I recently came across a Youtube video of the comedian Joe Rogan talking about getting in shape (profanity alert). The video is entertaining, but more importantly, it’s chock full of great information.
Over the next few days, I will dissect and reflect on a few key points in this video that created light bulb moments for me. Before you watch the video, be forewarned that the F bomb is used liberally. If kids are around, best to put on some headphones or wait until they’re in bed. If foul language bothers you, you can just skip the video, but that would be a darn shame to miss out on how much great content is packed into a mere seven minutes.
My first aha moment comes at just 33 seconds in. Joe talks about how people fear the discomfort of exercise, but that in fact, exercise is only uncomfortable in the beginning.
I’ve long had this inkling that the journey of getting to a goal is much more difficult and time intensive than the act of maintaining that goal. It may take you hours of hard work to clean your house, but once it’s clean, it takes minutes every day to keep it clean.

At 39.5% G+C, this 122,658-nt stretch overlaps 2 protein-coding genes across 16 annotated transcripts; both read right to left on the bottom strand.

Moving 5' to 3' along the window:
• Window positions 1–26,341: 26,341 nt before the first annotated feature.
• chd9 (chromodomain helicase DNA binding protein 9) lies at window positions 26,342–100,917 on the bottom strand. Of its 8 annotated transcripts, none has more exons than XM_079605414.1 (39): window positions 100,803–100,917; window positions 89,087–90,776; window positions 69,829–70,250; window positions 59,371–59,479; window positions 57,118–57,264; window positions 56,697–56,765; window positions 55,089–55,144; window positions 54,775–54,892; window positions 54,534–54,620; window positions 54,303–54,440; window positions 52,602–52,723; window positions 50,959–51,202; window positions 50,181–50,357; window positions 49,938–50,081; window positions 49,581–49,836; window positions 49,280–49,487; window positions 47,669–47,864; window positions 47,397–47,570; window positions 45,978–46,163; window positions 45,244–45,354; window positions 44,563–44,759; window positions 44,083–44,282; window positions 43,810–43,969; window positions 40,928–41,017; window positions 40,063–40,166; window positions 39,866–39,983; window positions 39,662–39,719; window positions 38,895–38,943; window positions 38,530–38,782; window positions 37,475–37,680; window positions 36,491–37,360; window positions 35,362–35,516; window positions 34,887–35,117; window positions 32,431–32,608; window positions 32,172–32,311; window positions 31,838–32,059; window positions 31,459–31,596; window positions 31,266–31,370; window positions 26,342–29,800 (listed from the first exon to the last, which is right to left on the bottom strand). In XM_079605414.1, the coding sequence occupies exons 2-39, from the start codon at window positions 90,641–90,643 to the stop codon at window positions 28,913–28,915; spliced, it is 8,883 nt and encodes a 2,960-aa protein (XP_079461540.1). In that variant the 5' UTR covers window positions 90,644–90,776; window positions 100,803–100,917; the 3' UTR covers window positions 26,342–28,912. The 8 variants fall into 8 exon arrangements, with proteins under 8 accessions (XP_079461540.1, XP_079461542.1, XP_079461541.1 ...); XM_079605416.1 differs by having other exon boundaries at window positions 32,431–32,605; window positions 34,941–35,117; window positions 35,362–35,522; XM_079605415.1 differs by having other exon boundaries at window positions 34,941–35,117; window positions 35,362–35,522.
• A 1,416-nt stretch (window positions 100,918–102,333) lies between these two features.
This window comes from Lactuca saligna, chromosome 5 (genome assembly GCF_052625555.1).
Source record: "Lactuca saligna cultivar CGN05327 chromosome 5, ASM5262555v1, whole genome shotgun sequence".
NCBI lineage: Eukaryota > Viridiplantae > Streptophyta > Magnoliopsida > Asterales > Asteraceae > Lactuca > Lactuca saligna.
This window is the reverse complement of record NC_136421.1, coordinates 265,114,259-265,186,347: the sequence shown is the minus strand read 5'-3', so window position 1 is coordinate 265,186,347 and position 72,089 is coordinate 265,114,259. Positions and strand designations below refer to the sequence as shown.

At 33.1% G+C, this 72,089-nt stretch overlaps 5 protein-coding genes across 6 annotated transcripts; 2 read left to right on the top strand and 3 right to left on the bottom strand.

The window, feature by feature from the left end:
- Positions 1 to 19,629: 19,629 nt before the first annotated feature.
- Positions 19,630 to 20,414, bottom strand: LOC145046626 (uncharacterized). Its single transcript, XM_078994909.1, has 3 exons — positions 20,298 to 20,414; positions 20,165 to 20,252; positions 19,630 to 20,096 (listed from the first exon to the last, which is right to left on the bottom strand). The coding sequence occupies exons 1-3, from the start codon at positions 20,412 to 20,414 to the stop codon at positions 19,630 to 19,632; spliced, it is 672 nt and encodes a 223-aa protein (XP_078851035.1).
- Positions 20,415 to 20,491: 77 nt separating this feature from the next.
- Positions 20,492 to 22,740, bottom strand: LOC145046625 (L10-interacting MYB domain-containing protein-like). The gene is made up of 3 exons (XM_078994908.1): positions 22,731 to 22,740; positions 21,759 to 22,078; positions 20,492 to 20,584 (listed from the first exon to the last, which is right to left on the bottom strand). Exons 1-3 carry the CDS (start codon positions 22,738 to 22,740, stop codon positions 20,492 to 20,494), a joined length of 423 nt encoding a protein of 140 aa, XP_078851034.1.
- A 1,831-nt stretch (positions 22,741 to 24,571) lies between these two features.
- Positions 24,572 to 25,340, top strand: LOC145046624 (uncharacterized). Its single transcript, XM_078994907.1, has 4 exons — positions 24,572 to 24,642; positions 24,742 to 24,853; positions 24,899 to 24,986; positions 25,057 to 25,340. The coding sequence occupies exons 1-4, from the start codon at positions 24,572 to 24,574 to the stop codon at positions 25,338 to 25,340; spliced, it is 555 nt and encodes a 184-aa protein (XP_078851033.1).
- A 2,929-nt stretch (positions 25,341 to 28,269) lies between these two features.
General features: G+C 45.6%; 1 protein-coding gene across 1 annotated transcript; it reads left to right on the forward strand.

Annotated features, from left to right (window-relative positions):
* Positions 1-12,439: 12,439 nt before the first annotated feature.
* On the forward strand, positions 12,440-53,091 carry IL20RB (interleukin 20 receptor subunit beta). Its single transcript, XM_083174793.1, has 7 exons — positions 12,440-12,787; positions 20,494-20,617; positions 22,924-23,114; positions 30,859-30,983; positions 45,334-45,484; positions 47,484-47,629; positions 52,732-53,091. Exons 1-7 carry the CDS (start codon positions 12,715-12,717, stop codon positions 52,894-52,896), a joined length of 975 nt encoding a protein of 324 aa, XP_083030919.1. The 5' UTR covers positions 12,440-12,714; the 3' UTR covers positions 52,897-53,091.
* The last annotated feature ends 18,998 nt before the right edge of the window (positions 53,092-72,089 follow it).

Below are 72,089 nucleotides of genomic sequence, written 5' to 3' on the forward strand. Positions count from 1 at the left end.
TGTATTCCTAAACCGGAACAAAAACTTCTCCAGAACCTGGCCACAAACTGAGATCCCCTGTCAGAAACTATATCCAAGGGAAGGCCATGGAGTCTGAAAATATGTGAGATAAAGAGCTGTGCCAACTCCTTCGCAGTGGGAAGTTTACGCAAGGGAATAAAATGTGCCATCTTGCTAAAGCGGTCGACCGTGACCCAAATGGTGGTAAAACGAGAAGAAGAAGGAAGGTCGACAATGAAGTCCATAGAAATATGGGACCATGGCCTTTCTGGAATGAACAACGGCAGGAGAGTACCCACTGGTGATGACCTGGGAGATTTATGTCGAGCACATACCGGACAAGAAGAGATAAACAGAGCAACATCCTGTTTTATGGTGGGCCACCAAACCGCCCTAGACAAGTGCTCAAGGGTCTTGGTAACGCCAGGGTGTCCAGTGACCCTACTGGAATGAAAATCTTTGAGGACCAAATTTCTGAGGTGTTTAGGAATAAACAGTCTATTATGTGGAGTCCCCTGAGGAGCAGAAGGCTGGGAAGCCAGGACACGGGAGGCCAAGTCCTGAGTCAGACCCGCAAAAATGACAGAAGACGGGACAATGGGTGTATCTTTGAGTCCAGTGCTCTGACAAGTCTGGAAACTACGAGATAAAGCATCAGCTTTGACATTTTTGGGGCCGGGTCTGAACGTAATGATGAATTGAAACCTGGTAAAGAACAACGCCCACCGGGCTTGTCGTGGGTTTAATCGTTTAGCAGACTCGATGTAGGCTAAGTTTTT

Same with exercise. Not only will it take less time to maintain your physical fitness once you have it, but you’ll also enjoy exercising because you are past the point of discomfort.
So often we look at a mountainous goal and think, “Well, that looks too hard” or “It looks like too much work” or (and this is the big one) “I don’t have the time.” But what if reaching and maintaining that goal is actually more time efficient than never reaching it at all?
It takes a heck of a lot of effort to get a heavy boulder (or car) rolling, but once it’s in motion, it takes significantly less effort to keep it going. I’m reminded of the times in my life that for one reason or another, I’ve had to push a car. First, we start by rocking it back and forth. Each time it rocks, the car goes a little bit further until the time when it starts to roll forward. Once it’s rolling, it just takes consistent pressure to keep it going.
What are the areas of your life where you resist even starting the goal because of the association of discomfort? Do you ever quit before you really get going because you assume it will always be that hard?